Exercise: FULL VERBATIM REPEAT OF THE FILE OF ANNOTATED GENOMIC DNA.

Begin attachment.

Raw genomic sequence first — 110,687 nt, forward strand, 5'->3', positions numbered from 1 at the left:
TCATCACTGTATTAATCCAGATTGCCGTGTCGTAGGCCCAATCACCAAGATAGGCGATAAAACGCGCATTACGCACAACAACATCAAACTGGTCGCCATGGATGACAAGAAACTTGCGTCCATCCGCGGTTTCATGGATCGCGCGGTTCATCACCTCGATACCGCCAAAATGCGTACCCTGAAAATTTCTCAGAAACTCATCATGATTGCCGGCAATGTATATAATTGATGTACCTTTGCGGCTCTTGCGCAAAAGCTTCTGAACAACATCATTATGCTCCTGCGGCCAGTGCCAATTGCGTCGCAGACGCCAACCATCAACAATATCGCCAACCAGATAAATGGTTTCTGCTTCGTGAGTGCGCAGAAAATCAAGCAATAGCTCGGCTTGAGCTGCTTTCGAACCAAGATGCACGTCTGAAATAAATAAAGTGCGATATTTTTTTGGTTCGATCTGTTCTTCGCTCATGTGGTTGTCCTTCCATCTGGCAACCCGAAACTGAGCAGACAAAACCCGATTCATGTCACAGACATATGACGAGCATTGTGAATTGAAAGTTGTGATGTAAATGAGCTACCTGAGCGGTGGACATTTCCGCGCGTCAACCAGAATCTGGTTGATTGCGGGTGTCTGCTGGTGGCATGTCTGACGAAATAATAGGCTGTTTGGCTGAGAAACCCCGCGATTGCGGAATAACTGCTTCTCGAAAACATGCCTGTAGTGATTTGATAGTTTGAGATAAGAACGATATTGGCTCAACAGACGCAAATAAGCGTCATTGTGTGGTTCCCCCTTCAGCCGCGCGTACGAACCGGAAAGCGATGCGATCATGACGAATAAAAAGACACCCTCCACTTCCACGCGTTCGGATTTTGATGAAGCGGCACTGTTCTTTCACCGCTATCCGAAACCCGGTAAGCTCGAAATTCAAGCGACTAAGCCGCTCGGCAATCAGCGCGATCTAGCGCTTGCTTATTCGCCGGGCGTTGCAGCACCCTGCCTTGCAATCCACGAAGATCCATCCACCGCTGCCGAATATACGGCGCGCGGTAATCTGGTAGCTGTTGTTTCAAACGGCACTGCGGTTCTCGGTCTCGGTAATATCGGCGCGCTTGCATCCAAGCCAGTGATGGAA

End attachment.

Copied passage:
Raw genomic sequence first — 110,687 nt, forward strand, 5'->3', positions numbered from 1 at the left:
TCATCACTGTATTAATCCAGATTGCCGTGTCGTAGGCCCAATCACCAAGATAGGCGATAAAACGCGCATTACGCACAACAACATCAAACTGGTCGCCATGGATGACAAGAAACTTGCGTCCATCCGCGGTTTCATGGATCGCGCGGTTCATCACCTCGATACCGCCAAAATGCGTACCCTGAAAATTTCTCAGAAACTCATCATGATTGCCGGCAATGTATATAATTGATGTACCTTTGCGGCTCTTGCGCAAAAGCTTCTGAACAACATCATTATGCTCCTGCGGCCAGTGCCAATTGCGTCGCAGACGCCAACCATCAACAATATCGCCAACCAGATAAATGGTTTCTGCTTCGTGAGTGCGCAGAAAATCAAGCAATAGCTCGGCTTGAGCTGCTTTCGAACCAAGATGCACGTCTGAAATAAATAAAGTGCGATATTTTTTTGGTTCGATCTGTTCTTCGCTCATGTGGTTGTCCTTCCATCTGGCAACCCGAAACTGAGCAGACAAAACCCGATTCATGTCACAGACATATGACGAGCATTGTGAATTGAAAGTTGTGATGTAAATGAGCTACCTGAGCGGTGGACATTTCCGCGCGTCAACCAGAATCTGGTTGATTGCGGGTGTCTGCTGGTGGCATGTCTGACGAAATAATAGGCTGTTTGGCTGAGAAACCCCGCGATTGCGGAATAACTGCTTCTCGAAAACATGCCTGTAGTGATTTGATAGTTTGAGATAAGAACGATATTGGCTCAACAGACGCAAATAAGCGTCATTGTGTGGTTCCCCCTTCAGCCGCGCGTACGAACCGGAAAGCGATGCGATCATGACGAATAAAAAGACACCCTCCACTTCCACGCGTTCGGATTTTGATGAAGCGGCACTGTTCTTTCACCGCTATCCGAAACCCGGTAAGCTCGAAATTCAAGCGACTAAGCCGCTCGGCAATCAGCGCGATCTAGCGCTTGCTTATTCGCCGGGCGTTGCAGCACCCTGCCTTGCAATCCACGAAGATCCATCCACCGCTGCCGAATATACGGCGCGCGGTAATCTGGTAGCTGTTGTTTCAAACGGCACTGCGGTTCTCGGTCTCGGTAATATCGGCGCGCTTGCATCCAAGCCAGTGATGGAA